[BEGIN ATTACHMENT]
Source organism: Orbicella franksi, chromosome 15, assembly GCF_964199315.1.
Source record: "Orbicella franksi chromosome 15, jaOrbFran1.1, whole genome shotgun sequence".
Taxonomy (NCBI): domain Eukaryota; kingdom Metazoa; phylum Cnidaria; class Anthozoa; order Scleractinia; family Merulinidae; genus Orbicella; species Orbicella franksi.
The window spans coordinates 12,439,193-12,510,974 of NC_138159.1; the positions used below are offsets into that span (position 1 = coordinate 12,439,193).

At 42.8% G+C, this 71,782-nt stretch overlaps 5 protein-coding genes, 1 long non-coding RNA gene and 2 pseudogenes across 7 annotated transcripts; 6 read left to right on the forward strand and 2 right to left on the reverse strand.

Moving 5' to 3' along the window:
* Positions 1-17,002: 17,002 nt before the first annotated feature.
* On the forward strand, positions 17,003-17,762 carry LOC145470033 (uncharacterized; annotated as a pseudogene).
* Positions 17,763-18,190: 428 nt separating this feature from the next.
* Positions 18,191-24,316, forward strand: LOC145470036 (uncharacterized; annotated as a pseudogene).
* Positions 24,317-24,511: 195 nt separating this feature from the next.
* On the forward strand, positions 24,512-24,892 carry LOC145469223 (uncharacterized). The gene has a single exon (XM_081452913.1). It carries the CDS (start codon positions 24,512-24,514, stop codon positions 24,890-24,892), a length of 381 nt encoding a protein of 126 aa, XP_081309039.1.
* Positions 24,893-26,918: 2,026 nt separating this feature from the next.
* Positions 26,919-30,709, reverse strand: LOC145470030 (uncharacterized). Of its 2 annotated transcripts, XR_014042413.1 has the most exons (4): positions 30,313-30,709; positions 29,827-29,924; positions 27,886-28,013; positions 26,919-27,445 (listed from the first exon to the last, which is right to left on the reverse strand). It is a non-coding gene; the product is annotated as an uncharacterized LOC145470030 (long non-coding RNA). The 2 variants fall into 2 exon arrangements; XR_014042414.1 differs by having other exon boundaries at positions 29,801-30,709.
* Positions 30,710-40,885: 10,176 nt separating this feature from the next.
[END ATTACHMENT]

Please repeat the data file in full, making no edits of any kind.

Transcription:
Source organism: Orbicella franksi, chromosome 15, assembly GCF_964199315.1.
Source record: "Orbicella franksi chromosome 15, jaOrbFran1.1, whole genome shotgun sequence".
Taxonomy (NCBI): domain Eukaryota; kingdom Metazoa; phylum Cnidaria; class Anthozoa; order Scleractinia; family Merulinidae; genus Orbicella; species Orbicella franksi.
The window spans coordinates 12,439,193-12,510,974 of NC_138159.1; the positions used below are offsets into that span (position 1 = coordinate 12,439,193).

At 42.8% G+C, this 71,782-nt stretch overlaps 5 protein-coding genes, 1 long non-coding RNA gene and 2 pseudogenes across 7 annotated transcripts; 6 read left to right on the forward strand and 2 right to left on the reverse strand.

Moving 5' to 3' along the window:
* Positions 1-17,002: 17,002 nt before the first annotated feature.
* On the forward strand, positions 17,003-17,762 carry LOC145470033 (uncharacterized; annotated as a pseudogene).
* Positions 17,763-18,190: 428 nt separating this feature from the next.
* Positions 18,191-24,316, forward strand: LOC145470036 (uncharacterized; annotated as a pseudogene).
* Positions 24,317-24,511: 195 nt separating this feature from the next.
* On the forward strand, positions 24,512-24,892 carry LOC145469223 (uncharacterized). The gene has a single exon (XM_081452913.1). It carries the CDS (start codon positions 24,512-24,514, stop codon positions 24,890-24,892), a length of 381 nt encoding a protein of 126 aa, XP_081309039.1.
* Positions 24,893-26,918: 2,026 nt separating this feature from the next.
* Positions 26,919-30,709, reverse strand: LOC145470030 (uncharacterized). Of its 2 annotated transcripts, XR_014042413.1 has the most exons (4): positions 30,313-30,709; positions 29,827-29,924; positions 27,886-28,013; positions 26,919-27,445 (listed from the first exon to the last, which is right to left on the reverse strand). It is a non-coding gene; the product is annotated as an uncharacterized LOC145470030 (long non-coding RNA). The 2 variants fall into 2 exon arrangements; XR_014042414.1 differs by having other exon boundaries at positions 29,801-30,709.
* Positions 30,710-40,885: 10,176 nt separating this feature from the next.